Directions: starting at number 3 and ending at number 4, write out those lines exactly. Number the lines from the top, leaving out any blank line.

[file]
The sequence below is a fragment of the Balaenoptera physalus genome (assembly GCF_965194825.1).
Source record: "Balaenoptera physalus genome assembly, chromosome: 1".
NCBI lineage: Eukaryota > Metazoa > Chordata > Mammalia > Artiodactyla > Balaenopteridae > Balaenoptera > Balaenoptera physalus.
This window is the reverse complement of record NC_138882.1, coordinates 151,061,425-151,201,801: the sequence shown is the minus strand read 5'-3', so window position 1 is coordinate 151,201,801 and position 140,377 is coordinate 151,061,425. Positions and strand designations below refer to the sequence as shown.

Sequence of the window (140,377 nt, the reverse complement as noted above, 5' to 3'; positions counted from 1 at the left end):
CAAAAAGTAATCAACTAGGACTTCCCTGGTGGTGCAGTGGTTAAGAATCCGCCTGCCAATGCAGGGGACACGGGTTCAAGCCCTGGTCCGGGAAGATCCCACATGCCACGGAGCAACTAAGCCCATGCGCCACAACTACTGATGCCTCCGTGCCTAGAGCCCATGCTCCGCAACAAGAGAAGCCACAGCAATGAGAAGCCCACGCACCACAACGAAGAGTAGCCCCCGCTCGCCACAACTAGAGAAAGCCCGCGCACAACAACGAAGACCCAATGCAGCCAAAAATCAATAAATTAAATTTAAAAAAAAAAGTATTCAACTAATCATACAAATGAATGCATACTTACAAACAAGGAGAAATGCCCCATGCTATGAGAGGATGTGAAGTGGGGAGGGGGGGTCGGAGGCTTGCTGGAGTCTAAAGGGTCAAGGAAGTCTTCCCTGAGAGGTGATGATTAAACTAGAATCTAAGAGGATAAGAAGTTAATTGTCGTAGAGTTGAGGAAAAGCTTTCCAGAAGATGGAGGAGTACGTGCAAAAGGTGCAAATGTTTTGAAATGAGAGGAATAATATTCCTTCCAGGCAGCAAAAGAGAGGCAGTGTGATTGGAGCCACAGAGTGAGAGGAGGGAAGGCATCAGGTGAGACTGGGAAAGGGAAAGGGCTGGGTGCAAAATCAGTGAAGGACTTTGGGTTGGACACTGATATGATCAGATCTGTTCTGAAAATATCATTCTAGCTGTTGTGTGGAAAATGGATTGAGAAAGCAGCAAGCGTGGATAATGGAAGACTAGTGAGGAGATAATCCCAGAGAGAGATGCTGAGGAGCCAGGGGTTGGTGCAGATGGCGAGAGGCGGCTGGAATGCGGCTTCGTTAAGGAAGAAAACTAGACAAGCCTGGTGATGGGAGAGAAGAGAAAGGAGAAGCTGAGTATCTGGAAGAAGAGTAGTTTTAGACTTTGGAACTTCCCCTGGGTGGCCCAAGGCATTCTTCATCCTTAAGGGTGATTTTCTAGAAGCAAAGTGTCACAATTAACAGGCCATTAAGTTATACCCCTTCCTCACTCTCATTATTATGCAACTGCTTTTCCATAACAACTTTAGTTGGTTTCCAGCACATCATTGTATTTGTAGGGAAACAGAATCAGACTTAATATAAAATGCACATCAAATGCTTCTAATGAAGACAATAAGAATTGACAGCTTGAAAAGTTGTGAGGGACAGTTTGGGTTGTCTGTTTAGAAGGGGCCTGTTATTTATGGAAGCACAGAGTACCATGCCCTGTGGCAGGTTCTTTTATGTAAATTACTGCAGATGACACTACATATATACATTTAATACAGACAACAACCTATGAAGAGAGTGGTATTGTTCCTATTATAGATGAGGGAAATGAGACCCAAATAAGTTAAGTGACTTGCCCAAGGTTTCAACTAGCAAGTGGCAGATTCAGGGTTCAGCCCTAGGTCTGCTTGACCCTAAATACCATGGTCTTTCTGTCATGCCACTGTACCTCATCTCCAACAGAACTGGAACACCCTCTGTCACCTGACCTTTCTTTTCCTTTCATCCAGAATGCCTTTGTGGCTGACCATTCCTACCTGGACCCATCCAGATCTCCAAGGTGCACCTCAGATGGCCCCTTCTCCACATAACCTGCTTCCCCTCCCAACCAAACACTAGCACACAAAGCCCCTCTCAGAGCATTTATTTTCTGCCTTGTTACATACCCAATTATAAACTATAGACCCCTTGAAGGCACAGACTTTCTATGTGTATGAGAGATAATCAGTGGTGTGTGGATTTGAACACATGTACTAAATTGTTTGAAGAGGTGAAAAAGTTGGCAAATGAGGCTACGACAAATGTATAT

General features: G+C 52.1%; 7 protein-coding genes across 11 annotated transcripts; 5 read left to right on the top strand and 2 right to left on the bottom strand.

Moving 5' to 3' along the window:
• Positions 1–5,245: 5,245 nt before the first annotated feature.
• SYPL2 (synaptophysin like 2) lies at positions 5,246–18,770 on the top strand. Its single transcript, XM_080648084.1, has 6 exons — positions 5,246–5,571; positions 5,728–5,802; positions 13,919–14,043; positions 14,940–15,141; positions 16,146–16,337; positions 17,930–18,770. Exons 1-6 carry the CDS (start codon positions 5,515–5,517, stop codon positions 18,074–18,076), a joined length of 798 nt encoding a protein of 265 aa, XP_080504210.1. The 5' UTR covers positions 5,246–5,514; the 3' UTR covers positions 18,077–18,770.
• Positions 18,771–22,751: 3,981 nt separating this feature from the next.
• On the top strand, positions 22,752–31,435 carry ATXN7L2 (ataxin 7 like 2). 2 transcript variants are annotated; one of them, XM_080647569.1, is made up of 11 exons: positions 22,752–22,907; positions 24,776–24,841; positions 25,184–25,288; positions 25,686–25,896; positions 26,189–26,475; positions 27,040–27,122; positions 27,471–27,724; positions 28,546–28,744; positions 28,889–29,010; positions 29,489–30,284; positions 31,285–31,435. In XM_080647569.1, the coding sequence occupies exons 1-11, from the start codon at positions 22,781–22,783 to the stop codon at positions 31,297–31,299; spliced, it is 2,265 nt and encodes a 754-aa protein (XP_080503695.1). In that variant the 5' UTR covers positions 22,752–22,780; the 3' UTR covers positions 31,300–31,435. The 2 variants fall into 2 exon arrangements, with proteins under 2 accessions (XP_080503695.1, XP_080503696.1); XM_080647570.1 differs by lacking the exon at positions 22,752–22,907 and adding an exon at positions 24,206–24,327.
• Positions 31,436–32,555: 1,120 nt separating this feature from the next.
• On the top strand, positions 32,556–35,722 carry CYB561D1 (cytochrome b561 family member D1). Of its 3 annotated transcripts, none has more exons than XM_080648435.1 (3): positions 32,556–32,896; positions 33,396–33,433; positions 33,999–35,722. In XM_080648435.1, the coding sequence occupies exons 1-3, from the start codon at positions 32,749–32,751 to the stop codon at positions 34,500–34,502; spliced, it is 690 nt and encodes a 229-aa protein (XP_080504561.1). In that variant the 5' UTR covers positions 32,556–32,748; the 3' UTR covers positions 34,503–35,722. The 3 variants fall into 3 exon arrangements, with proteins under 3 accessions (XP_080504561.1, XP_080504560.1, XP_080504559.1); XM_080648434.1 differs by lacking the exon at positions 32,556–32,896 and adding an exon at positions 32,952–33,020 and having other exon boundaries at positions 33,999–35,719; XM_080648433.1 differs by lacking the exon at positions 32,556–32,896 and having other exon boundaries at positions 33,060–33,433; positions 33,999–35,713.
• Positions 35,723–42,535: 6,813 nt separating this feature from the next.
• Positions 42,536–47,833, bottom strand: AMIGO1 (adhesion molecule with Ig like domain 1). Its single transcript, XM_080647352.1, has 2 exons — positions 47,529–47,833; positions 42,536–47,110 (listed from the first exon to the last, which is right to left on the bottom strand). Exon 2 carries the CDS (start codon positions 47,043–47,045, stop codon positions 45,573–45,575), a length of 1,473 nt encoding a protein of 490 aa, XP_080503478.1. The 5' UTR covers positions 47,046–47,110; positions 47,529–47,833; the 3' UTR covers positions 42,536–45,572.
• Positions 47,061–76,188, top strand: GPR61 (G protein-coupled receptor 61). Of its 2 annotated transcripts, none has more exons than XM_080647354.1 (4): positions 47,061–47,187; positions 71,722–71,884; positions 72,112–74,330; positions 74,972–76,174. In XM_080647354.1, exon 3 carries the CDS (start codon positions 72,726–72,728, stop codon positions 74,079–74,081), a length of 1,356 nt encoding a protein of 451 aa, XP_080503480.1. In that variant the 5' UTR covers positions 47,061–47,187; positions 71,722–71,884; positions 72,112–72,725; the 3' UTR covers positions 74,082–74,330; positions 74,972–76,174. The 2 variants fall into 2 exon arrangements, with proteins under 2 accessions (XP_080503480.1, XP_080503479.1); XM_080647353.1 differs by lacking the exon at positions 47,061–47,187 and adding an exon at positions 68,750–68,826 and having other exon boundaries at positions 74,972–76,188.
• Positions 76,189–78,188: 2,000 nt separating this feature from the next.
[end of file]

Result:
NCBI lineage: Eukaryota > Metazoa > Chordata > Mammalia > Artiodactyla > Balaenopteridae > Balaenoptera > Balaenoptera physalus.
This window is the reverse complement of record NC_138882.1, coordinates 151,061,425-151,201,801: the sequence shown is the minus strand read 5'-3', so window position 1 is coordinate 151,201,801 and position 140,377 is coordinate 151,061,425. Positions and strand designations below refer to the sequence as shown.